Canon Realis SX50
Until now, projectors featuring very high resolution, say in the class of 1400x 1050 or more, have been large, bulky, and expensive. So it is understandable that one of the most anticipated releases of the last few months has been the Canon Realis SX50.
The SX50, which just started shipping last month, brings very high 1400x1050 resolution down under the $5,000 price point for the first time in the industry's history. That by itself is significant news. But in addition this little 8.6 lb unit is rated at 2500 ANSI lumens of light output. That much light coming from such a small box is another noteworthy advance for LCOS technology. It is no wonder that the SX50 has attracted so much attention.
Native Resolution: 1400x1050
Brightness: 2500 ANSI lumens
Light engine: Three 0.7" LCOS panels, 200W NSH lamp
Lens: Manual zoom/focus, with 1.67x zoom range
Compatibility: Video: NTSC, NTSC 4.43, PAL,, PAL-M, PAL-N, SECAM, HDTV 1080i, 720p, 576p, 576i, 480p, 480i Computer: VGA, SVGA, XGA, SXGA, UXGA (Compressed)
Connection ports: One each-DVI-I (without HDCP), VGA (RGB and component or VGA out for monitor loop-through), S-video, composite
Weight: 8.6 lbs
Canon engineers designed the Realis SX50 with a very specific objective in mind-to drive down the price of high resolution data and graphics projection to levels heretofore unheard of. They have achieved this objective in dramatic fashion. For those who have a need to display detailed text documents, complicated CAD drawings, medical imagery, and high resolution computer-generated graphics or photographs, it is fair to say that at the moment the Realis SX50 has no rival below $5,000 in terms of pure image precision.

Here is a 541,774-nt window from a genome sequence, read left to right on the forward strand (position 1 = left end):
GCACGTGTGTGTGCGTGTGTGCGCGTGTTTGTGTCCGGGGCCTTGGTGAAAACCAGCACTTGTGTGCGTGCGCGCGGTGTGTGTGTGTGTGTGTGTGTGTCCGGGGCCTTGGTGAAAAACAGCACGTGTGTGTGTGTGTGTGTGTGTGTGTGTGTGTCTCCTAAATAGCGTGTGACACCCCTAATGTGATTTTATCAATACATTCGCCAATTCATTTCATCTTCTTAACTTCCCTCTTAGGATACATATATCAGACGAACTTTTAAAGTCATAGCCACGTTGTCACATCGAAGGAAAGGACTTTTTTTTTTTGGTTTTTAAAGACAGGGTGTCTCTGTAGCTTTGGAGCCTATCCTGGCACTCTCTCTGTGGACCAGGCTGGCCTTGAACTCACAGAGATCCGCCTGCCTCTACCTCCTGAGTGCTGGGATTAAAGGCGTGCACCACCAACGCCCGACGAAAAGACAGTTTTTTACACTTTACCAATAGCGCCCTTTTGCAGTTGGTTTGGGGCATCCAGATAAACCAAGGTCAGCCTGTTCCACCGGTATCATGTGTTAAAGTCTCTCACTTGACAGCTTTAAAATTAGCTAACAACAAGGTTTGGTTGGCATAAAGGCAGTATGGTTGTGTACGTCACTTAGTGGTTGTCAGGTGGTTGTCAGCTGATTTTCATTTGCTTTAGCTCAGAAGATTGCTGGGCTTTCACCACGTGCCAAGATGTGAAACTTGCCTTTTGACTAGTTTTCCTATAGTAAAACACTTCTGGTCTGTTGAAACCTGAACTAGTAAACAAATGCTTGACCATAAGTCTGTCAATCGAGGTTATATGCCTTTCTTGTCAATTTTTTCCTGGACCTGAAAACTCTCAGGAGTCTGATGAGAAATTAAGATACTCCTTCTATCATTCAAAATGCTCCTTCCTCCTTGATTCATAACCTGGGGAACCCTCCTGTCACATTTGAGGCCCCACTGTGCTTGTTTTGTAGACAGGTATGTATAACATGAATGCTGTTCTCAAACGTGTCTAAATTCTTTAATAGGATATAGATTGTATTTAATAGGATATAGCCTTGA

The SX50 needs a 1400x1050 high resolution computer source to mate with its native 1400x1050 LCOS display in order to get the best results. But with such a set-up the image quality of high resolution data and graphics material leaves virtually nothing to be desired.
Upon its announcement last fall, several of the SX50's specifications understandably stimulated the imagination of home theater buffs and created some eager anticipation among them. For starters, its high resolution sounds promising for optimum HDTV display, and high resolution LCOS panels always mean NO visible pixelation. Excellent color performance is often a hallmark of LCOS technology, and the lack of a spinning color wheel is usually perceived as a benefit. Beyond that, the high lumen output and low cost for such high resolution have also fueled consumer anticipation.
However, the designers of the SX50 did not have home theater in mind as a target market for this unit. Accordingly, many features that are commonly found on today's home theater products do not appear on the SX50. Consider for example that this native 4:3 product has just two display options: full frame 4:3, and 16:9 centered in the middle of the 4:3 frame. There is no option to reposition 4:3 subject matter in the middle of the 16:9 frame as there is on most native 4:3 format projectors designed for full-time or part-time home theater use.
Home theater projectors often have either vertical lens shift or a built-in throw angle offset that help to accommodate ceiling mounting without having to tilt the projector and use the keystone adjustments. The SX50 has neither feature. The centerline of the lens intersects the bottom edge of the projected image (in table top mode), or the top edge of the image when ceiling mounted.
Furthermore, the SX50 has a DVI input, but lacks the HDCP chip which has become standard on new DVI-enabled home theater units these days. That means you may not be able to feed copy-protected HD material into the DVI port. Other home theater features are absent as well. For example, there is no separate component video input. Nor is there a 12-volt trigger to coordinate the projector's power up with the deployment of an electric screen as there is on most home theater projectors in this price range. Fan noise, while moderate as compared to other very high resolution projectors, is rather loud by today's home theater projector standards, even in eco-mode.
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